Jussi of the Month March 2021

The USA tour of the Winter of 1949 Continues


Portrait 49/50?
Let me catch up with Nils-Göran Olve’s meritorious description of the hardships of the touring life from last month’s issue of “Jussi of the Month”. As Nils-Göran points out Jussi’s “house pianist” Frederic Schauwecker was almost always at hand when Jussi was to appear in recital, but when the tour on 2 March reached Utica in the State of New York he wasn’t, for unknown reason, available. Utica is administrative centre for Oneida County and is situated in the beautiful Mohawk Valley. It is a relatively small town, today circa 60 000 inhabitants. During the 19th and 20th centuries the town was leading in the textile industry, but political corruption and organised criminality during the 20th century led to a decline and it was called “The City of Sins”. There was also a financial slump with close downs and unemployment.

Now as then the leading newspaper was Utica Observer-Dispatch and before Jussi’s visit Ellis E. Baldwin wrote “Jussi Björling is the Babe Ruth of Tenors”. George Herman “Babe” Ruth (1895 – 1948) is still regarded as possibly the greatest baseball player ever.

The recital wasn’t planned from the beginning, but Jussi had to step in for his Metropolitan colleague Leonard Warren at short notice, and that may explain why Schauwecker didn’t turn up.


pianist James Quillian with Eleanor Steber, who sang with Jussi in the United States
Baldwin noted in his review that “James Quillian bobbed up to fill that spot, suffering from what he reported was an overdose of sunlamp. This did not affect his playing for each accompaniment was accomplished deftly.“ He continued: “The customers heard a singer who was willing to give his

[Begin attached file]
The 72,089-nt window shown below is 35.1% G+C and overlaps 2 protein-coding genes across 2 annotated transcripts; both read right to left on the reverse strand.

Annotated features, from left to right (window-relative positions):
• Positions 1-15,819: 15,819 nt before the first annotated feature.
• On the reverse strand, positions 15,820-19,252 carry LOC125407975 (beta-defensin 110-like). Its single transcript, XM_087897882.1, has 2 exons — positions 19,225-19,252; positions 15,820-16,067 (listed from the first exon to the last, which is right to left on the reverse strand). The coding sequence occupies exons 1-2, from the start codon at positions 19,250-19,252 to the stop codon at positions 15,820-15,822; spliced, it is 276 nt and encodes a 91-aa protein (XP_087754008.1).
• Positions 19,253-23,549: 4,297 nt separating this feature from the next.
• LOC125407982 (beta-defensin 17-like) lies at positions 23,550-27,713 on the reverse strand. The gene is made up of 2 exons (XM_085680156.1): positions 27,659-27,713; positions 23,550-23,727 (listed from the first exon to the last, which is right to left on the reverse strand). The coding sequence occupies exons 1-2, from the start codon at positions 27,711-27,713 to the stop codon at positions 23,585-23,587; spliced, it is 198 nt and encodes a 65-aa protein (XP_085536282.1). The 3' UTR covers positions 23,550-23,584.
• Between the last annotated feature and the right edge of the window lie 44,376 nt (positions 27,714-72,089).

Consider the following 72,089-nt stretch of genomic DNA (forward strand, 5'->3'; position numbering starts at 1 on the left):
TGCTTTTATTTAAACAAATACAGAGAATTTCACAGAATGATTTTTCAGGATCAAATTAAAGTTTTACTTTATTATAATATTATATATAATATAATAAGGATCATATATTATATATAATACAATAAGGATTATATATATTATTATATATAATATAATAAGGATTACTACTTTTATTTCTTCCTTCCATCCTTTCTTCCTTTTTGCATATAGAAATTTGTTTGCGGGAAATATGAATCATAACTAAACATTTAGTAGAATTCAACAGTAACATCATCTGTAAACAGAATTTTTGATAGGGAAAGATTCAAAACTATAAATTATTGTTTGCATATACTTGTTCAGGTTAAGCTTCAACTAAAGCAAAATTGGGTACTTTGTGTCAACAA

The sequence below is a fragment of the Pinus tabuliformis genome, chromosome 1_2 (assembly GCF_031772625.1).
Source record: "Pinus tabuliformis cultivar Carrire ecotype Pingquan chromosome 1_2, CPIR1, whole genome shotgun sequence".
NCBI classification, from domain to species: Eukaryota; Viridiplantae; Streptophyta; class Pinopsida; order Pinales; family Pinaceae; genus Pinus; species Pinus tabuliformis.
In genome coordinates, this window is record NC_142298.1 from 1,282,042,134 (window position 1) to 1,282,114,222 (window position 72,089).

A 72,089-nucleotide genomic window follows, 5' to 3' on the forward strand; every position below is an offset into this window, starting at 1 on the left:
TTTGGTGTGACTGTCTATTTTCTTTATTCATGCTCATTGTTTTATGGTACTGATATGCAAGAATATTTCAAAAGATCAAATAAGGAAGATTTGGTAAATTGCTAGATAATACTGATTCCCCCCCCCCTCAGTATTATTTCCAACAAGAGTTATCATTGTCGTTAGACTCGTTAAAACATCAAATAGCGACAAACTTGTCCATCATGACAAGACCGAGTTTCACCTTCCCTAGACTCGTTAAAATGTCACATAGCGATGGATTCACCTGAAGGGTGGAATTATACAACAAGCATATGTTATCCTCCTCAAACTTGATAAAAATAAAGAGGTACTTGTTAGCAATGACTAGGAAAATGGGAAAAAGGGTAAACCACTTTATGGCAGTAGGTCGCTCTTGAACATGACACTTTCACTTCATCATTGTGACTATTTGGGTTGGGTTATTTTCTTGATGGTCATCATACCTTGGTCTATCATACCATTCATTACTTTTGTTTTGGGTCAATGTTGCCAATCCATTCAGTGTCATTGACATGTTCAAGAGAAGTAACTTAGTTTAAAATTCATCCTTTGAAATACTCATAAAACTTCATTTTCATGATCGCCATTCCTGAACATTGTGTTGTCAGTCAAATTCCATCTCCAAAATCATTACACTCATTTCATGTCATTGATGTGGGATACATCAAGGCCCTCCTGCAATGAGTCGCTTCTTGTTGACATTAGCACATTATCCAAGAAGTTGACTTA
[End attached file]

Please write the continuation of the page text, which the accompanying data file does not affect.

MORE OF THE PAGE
voice a complete workout. They got more opera and witnessed more real hard work than any vocalist has exhibited here in some time. Music lovers who favour opera were loud in their approval.” The only weaknesses came when he sang three songs in English, Baldwin said. As usual he was generous with encores: Schubert’s Ständchen, a couple of Tosti songs, Tonerna and Because.


SF War Memorial Opera House
Less than a week later Jussi had transported himself across the American continent to California and the monumental San Francisco War Memorial Opera House. It was built in 1932 in honour of the soldiers who died during WW1. In April 1945 the San Francisco Conference was

 

held there when the United Nations was founded. Somewhat smaller than the Metropolitan and Chicago Lyric Opera it is still an imposing building, taking 3146 sitting and 200 standing visitors – which is a lot more than the biggest European houses: Paris Opera Garnier takes 2200, Covent Garden 2268, Vienna State Opera 2280 and La Scala 2800. Unfortunately we don’t know whether it was sold out on 8 March, since there are no reviews preserved, but from the programme we know that Schauwecker wasn’t able to take part here either. His stand in was Jan Popper.

Click here to listen to "Jesuis seul!...Ah! fuyec,douce image" by Jules Massenet in a radio broadcast from SF War Memorial Opera House October 1949.